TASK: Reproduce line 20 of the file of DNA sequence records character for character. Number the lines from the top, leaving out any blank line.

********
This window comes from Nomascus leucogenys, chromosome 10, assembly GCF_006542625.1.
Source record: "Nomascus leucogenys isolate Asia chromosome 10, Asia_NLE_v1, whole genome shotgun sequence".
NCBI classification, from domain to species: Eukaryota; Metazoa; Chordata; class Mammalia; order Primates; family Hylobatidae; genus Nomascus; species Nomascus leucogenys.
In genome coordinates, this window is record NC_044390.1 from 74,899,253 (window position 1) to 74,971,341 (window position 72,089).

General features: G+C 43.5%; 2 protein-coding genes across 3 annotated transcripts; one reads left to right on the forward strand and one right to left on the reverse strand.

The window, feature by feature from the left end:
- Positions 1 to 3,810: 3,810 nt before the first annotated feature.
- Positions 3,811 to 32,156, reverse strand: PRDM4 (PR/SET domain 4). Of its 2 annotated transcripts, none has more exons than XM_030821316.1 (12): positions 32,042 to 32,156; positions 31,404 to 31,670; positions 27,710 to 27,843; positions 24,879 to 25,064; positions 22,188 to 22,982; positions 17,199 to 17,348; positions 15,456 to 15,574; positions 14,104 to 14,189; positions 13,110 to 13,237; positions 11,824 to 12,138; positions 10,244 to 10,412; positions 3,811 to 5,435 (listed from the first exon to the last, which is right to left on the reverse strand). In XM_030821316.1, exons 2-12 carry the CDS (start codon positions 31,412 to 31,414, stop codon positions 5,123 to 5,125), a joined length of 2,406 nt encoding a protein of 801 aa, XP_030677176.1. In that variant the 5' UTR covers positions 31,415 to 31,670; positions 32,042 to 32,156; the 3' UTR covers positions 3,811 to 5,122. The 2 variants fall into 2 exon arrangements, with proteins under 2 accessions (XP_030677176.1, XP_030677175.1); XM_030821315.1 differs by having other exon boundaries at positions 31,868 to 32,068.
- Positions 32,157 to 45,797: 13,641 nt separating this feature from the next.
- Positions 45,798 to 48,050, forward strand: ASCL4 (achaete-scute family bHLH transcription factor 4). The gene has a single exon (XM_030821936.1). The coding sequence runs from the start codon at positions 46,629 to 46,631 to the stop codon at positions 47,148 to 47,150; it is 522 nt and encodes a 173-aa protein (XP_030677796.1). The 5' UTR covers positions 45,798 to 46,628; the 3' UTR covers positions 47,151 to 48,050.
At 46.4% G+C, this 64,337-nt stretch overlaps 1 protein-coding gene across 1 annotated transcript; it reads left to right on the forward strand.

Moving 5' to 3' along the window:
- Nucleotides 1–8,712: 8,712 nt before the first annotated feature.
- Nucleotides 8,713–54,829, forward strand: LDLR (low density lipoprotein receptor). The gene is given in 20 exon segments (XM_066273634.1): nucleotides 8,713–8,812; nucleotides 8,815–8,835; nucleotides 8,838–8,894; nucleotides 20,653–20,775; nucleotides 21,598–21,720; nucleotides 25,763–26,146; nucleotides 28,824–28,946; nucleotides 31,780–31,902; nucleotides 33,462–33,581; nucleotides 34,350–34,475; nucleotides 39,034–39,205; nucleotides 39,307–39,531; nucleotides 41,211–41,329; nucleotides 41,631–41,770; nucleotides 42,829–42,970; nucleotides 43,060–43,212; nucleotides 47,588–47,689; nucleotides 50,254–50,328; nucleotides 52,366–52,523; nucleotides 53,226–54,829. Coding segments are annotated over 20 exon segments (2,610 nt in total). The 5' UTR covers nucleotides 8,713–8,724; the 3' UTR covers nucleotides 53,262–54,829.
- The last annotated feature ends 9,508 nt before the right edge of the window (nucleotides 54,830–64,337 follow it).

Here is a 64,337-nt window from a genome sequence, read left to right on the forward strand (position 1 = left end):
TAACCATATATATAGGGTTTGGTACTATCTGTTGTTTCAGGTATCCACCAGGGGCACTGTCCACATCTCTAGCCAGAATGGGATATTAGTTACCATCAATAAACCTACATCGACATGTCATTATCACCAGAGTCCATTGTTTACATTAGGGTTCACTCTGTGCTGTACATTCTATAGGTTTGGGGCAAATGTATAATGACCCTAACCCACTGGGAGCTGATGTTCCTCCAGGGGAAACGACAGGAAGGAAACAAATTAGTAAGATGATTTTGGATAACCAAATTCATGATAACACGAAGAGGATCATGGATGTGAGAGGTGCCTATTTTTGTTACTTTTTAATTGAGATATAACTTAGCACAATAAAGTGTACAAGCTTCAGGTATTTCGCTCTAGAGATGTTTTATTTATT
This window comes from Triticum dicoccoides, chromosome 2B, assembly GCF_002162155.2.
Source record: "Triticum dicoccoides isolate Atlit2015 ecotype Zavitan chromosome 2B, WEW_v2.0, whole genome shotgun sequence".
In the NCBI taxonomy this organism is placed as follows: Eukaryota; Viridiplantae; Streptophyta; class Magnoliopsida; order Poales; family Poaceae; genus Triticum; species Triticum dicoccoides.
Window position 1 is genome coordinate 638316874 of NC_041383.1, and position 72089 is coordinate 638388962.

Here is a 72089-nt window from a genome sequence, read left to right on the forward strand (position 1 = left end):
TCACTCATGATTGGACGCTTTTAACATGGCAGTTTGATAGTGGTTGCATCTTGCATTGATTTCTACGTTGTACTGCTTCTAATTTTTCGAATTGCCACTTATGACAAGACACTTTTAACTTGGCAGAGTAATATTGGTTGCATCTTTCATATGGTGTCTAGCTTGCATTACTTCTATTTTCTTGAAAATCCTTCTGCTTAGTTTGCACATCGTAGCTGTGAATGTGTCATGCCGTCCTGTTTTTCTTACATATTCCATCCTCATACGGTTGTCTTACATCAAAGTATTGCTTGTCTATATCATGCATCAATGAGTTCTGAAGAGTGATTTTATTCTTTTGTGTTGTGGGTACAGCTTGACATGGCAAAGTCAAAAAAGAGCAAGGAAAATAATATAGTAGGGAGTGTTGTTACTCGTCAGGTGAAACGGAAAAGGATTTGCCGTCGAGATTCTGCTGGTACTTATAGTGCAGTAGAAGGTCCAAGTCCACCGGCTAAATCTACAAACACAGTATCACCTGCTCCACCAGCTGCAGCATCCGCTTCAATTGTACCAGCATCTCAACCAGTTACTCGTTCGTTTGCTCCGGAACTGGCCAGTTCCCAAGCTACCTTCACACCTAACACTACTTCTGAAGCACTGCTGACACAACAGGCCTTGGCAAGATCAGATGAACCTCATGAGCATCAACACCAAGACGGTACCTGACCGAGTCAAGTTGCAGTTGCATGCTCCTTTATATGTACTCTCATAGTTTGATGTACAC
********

In the NCBI taxonomy this organism is placed as follows: Eukaryota; Viridiplantae; Streptophyta; class Magnoliopsida; order Poales; family Poaceae; genus Triticum; species Triticum dicoccoides.